Russian education delegates learn from Liberty

Half-empty cups of coffee sat on a paper-strewn conference table as students answered questions from Russian educators seeking to improve their system of education.

Deans, professors and administrators from Russia visited Liberty Christian Academy and Liberty University on Thursday, April 14. Most of the group’s specializations were in economics or business. The group has been visiting colleges and high schools in Virginia with an exchange program based in Washington, D.C. One of the group members, Gleb Yarovoy, is the vice dean of research at Petrozavodsk State University.

“One of the aims of our delegation is just to look at the system of education here in the United States,” Yarovoy said. “If we are lucky enough, to bring something new to our education as well.”

The visitors had a chance to sit in on an organizational ethics course in Liberty’s School of Business. Afterwards they interacted with business students and faculty.

The group has enjoyed “attending classes, speaking to students, answering questions, asking questions,” Yarovoy said.

Dean of the school of business Bruce Bell was also excited about the opportunity for students to interact with his guests.

“It is especially gratifying to introduce our students to these Russian educators to promote international friendship and cooperation through this visit,” Bell said.

The delegation, comprised of five members, plus a facilitator, was chosen by the Open World Leadership Center.

According to the Open World Leadership Center’s website, the center was founded in 1999 by Congress. The purpose of the center is to help emerging Eurasian leaders to network with other countries, including the United States. The center carefully selects the delegates, looking for educators who wish to exchange ideas with their American counterparts. Veronika Vysokova, an associate professor of Modern History at Ural State University, said the education system in Russia is experiencing great reform.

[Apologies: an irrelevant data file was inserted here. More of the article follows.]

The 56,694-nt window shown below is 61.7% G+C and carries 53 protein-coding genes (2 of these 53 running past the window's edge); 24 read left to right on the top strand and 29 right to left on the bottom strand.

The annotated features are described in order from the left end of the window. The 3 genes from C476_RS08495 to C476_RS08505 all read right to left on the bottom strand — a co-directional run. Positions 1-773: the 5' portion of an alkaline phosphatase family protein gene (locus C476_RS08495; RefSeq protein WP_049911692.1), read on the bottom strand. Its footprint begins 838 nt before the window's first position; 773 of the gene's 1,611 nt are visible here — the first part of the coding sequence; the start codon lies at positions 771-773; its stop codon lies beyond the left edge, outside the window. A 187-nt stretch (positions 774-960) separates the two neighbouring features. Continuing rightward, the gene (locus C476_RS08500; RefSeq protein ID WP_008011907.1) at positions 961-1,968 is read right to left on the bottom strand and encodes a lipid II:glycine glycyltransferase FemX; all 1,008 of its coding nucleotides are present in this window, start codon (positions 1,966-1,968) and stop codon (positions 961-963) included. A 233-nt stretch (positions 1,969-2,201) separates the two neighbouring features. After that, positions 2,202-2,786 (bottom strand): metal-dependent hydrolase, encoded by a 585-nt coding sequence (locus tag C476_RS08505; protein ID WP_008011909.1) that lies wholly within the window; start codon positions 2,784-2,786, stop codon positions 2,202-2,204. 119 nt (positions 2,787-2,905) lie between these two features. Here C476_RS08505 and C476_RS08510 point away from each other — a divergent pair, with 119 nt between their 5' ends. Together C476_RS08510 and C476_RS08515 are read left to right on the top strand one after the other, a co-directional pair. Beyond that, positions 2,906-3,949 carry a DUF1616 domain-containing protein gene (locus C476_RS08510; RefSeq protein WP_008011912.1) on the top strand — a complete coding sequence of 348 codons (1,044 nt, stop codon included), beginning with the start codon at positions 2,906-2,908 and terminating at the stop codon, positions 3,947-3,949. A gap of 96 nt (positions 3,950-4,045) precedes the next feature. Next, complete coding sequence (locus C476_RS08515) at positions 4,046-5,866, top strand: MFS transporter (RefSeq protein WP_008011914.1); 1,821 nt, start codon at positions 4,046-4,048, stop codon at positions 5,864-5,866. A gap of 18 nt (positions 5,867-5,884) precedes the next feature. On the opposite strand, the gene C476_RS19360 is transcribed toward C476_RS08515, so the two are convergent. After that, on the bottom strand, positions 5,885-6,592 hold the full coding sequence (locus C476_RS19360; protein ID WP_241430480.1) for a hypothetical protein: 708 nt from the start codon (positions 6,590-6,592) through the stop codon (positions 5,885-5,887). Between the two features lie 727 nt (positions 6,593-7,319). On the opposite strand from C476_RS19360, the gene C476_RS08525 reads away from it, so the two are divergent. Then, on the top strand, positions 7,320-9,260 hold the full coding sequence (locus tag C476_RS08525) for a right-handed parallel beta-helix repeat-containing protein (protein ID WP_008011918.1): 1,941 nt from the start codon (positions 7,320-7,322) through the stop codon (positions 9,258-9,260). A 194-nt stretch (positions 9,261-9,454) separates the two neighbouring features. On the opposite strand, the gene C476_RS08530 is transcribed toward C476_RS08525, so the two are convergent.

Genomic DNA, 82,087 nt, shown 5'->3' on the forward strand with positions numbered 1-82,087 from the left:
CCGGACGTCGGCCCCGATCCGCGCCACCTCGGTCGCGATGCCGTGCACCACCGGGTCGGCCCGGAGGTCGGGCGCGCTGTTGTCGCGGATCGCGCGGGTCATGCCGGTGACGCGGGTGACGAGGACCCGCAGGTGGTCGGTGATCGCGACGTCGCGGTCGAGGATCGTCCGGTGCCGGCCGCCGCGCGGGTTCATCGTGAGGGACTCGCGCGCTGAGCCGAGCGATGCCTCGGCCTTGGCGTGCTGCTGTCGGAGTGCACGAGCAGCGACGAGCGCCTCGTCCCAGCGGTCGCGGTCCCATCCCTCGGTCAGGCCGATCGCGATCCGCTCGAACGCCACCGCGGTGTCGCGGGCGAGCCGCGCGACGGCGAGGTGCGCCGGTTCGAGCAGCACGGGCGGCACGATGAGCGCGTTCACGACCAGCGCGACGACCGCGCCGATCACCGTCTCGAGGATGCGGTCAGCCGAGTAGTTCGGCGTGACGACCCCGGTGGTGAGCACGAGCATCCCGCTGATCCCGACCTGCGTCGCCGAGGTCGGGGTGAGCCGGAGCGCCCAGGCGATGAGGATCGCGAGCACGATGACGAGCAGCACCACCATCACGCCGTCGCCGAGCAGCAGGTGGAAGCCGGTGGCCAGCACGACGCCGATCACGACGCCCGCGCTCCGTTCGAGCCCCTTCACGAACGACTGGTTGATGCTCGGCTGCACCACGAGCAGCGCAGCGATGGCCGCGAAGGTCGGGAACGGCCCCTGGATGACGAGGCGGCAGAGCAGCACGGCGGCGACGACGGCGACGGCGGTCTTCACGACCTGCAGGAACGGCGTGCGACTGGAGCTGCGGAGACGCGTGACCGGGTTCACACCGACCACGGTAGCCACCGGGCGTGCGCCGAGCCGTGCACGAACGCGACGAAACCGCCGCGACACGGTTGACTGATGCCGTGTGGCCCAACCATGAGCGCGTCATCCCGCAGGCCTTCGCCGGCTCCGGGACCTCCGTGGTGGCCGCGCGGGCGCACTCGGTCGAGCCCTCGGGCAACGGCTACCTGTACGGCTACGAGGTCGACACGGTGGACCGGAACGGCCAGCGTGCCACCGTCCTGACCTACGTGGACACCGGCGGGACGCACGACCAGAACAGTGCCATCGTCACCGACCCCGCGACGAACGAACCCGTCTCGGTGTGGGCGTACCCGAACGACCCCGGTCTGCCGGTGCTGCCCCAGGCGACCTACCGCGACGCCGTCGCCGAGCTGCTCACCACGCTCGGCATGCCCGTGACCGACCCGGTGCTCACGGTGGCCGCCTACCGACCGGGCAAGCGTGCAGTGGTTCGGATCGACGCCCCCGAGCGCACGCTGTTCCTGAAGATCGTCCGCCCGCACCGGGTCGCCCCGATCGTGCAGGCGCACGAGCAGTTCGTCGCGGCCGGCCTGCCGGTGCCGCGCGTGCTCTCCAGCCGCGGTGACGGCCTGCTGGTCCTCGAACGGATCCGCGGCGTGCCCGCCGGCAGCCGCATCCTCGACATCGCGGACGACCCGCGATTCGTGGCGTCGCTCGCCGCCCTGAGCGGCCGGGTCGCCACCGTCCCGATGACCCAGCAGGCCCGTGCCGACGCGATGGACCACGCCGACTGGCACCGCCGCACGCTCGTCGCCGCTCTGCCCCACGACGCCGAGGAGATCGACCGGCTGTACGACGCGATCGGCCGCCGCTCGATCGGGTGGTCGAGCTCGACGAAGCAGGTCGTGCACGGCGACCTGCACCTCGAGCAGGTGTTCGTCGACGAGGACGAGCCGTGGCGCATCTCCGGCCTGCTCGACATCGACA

“Because the system is well established in the United States, we wanted to see with our own eyes how it works. And some advantages and disadvantages,” Vysokova said through translator Olga Douglas.

A great difference between the two education systems still exists, according to the dean of the Department of Marketing, Innovations & Advertising at Pyatigorsk State Linguistic University Arsen Avsharov. He said Russian schools are typically more structured, and the students are held to a stricter program.

“It was really interesting for us to see how a person can get a good education in such a democratic and free and flexible environment,” Avsharov said. Avsharov has visited the United States twice before in the last 10 years. He believes America has improved. He said America has become more realistic and self-critical.

The group had a chance to discuss different aspects of college education with business students in a question and answer session. The students discussed the Christian values that led them to Liberty as well as graduate school and job prospects. The students also had the opportunity to ask questions about the education system in Russia.

Vice President of Outreach and Strategic Partnerships Dr. Barry Moore says the trip has been an annual event for 10 years.

“Liberty University, like most universities, in fact all universities, I know of today, takes pride in accentuating globalization and the understanding of the global markets,” Moore said.

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